The Gaia Hypothesis

“The end of the world has already occurred. We can be uncannily precise about the date on which the world ended. Convenience is not readily associated with historiography, nor indeed with geological time. But in this case, it is uncannily clear. It was April 1784, when James Watt patented the steam engine, an act that commenced the depositing of carbon in Earth’s crust—namely, the inception of humanity as a geophysical force on a planetary scale.”   ~ Timothy Morton, Hyperobjects: Philosophy and Ecology after the End of the World

April 24th.  That’s the day that my mom says the leaves will come out every year.  They’ve come late this year, probably due to our strange (though, perhaps we shouldn’t consider it to be so strange anymore) winter/spring/winter/spring weather — the snow and the sun and the snow and the sun made the buds hide for longer than normal.  But they’re here now, their green-ness slowly emerging, creating interlacing shadows on the sidewalk in front of my apartment. As I emerge the library for the first time in hours, after reading paper after paper about genocide and war and food insecurity, I breathe in the scent of the blossoms on the breeze and shake off the hazy film that coats my brain after I spend too long under fluorescent lights.  I let the fresh air wash over me, change the song to something gentle, and walk. I do this a lot as spring (do we have such a season? I do it as the frequency of warm days increases) comes, meandering about random sidewalks and expanding my mental geography; I sit on random benches, walk into churches, wander around stores, sit in fields, find shapes in clouds, watch sunsets and sunrises and moonsets and moonrises, talk with friends, pet cats (if they deem me to be worth their time). Continue reading “The Gaia Hypothesis”

Overcoming Symbolism

During Dr. Kim Vaz-Deville’s lecture last month, and during the breakfast myself and my colleagues shared with her the morning after her talk, we spoke a lot about the Baby Dolls, including their origins, and addressed a lot of issues that center around racism and injustices that continue to happen today. One thing Dr. Vaz-Deville said that I found especially interesting is that the fleur-de-lis was a brand used to mark runaway slaves, a Louisiana symbol of Black Oppression. Upon learning this, I immediately made a connection to a few of the pieces of art I had seen in my Renaissance English course with Dr. Samuel Fallon on world-making. Continue reading “Overcoming Symbolism”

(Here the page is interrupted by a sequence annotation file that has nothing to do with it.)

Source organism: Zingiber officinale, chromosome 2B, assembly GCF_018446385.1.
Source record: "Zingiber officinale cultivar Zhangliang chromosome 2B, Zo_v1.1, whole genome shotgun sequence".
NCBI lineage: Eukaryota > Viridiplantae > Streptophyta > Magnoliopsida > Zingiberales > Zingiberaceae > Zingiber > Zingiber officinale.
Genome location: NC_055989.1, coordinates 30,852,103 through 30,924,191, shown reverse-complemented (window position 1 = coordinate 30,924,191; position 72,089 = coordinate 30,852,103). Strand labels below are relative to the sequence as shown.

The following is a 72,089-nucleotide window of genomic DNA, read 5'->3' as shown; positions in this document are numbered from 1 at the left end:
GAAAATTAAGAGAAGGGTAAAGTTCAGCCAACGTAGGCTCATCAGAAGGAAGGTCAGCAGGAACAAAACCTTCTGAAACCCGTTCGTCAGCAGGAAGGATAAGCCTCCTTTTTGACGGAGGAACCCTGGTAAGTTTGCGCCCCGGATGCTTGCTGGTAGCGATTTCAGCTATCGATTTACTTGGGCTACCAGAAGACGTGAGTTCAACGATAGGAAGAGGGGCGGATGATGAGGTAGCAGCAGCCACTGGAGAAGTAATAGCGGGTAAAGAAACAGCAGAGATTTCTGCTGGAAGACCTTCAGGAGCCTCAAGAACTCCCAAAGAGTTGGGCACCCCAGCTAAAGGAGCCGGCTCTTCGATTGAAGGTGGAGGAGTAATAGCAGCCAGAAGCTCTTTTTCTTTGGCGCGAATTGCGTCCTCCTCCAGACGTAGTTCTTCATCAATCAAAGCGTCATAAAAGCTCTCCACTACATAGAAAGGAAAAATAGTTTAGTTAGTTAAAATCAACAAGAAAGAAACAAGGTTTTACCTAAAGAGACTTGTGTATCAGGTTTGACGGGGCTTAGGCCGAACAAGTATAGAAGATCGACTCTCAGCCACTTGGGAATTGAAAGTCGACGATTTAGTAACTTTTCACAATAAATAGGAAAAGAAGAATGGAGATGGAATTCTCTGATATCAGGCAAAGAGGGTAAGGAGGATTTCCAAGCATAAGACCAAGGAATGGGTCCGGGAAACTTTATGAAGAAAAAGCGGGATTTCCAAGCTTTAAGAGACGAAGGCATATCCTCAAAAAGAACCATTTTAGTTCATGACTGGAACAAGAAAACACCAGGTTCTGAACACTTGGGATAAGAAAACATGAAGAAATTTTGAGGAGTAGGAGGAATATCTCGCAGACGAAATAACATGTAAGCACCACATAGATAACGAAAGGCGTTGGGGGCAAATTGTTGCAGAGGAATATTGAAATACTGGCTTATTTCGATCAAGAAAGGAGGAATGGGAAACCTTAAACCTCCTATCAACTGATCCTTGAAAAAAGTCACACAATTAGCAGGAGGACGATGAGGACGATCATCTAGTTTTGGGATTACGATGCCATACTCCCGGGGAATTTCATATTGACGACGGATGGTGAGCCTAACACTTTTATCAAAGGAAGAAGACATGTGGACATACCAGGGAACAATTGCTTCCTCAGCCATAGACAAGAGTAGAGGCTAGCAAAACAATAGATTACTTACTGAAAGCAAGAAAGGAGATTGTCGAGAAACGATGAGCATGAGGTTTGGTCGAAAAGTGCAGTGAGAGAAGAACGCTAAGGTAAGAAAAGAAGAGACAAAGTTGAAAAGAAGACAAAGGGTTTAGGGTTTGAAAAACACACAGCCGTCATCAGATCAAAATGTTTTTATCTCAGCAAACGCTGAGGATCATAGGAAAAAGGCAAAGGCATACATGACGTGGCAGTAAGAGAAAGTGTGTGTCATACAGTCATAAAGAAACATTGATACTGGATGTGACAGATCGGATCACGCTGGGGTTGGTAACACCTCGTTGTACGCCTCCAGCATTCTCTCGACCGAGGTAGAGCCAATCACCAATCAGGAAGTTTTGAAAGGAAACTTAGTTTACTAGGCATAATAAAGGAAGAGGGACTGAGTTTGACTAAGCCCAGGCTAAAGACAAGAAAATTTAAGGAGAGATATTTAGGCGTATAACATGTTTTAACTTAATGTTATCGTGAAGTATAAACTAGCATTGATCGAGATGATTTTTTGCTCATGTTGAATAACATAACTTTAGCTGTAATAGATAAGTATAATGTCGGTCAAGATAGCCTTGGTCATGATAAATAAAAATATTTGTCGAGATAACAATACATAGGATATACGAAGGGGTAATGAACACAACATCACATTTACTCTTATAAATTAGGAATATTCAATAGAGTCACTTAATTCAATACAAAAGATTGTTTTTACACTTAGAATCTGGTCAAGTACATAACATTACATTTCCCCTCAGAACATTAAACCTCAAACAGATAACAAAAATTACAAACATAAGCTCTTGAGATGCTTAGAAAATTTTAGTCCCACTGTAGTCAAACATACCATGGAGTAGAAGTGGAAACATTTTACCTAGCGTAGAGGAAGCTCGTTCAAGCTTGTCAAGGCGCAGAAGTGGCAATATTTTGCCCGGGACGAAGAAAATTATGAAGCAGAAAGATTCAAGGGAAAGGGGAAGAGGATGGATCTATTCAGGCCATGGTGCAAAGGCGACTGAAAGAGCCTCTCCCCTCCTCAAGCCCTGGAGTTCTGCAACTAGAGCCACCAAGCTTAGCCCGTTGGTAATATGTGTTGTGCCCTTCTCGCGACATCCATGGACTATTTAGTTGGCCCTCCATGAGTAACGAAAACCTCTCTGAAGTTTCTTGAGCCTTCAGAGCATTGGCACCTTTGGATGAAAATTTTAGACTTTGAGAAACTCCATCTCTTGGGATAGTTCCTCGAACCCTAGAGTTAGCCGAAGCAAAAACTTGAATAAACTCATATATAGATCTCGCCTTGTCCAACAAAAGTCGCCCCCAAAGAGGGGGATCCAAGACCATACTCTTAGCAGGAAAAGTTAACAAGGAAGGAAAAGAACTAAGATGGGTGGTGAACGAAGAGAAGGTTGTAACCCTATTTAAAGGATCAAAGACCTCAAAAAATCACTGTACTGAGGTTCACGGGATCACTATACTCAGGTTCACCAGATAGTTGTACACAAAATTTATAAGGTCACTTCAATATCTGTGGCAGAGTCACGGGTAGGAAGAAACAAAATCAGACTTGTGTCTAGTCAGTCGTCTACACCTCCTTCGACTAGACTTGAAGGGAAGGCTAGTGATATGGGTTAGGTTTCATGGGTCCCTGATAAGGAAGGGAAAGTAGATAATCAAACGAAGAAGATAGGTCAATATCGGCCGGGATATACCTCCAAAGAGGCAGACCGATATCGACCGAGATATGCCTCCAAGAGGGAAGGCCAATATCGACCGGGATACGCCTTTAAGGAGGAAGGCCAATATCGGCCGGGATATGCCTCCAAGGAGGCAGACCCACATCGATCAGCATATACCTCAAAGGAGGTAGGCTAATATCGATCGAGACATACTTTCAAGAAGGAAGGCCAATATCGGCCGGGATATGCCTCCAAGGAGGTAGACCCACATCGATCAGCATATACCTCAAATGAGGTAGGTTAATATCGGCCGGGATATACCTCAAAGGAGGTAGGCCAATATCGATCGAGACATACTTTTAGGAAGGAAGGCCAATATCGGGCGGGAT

Show, Don’t Tell

Towards the beginning of the semester, Dr. Joe Cope began our class period by passing out small pieces of fairly thick paper, and told us we should use them to create art cards. More formally known as artist trading cards (ATCs), this project helps us to realize the significance of creativity and the way we can use it to relate to and understand each other on a deeper level.

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GENESE『O』: The Myriad of Navigating Geneseo’s Binaries [endING]

I take in a deep breath as I open up my mailbox and see the mail. Credit card information, old medical mails, magazines, and deep inside my mailbox is a big white envelope. On the side of the envelope in the sky-blue text is the name: GENESEO. I take in a deep breath, exhale, and grab all of the mail. I go over to the elevator nearby and press the button.

I look up, the electric sign reading: 15. I look over to my right and left, past the people in winter coats, I see the two staircases. I tap my shoe and fold my arms into my chest as I steady myself. Butterflies flutter the wings against the inner walls of my stomach. I rock slightly-back and forth and look down at the floor. I felt taller than usual, wider than before, and more aware than previous.

Just as I turned to take the stairs, the elevator doors slowly come apart and people walk out. I walk past them and stand in the back of the elevator. I continue to tap my feet as I purposefully avoid eye contact from other people.

The elevator reaches the eighth floor and I exit when it does. I walk quickly over to my apartment door, unlock the door, and run into the kitchen. I quickly open the package and in the big white envelope is a blue folder. I open up the folder and the first words I can vaguely recall are:

“Congratulations! You have been offered admissions to SUNY Geneseo as EOP student.”

And that is when my college career began…

Continue reading “GENESE『O』: The Myriad of Navigating Geneseo’s Binaries [endING]”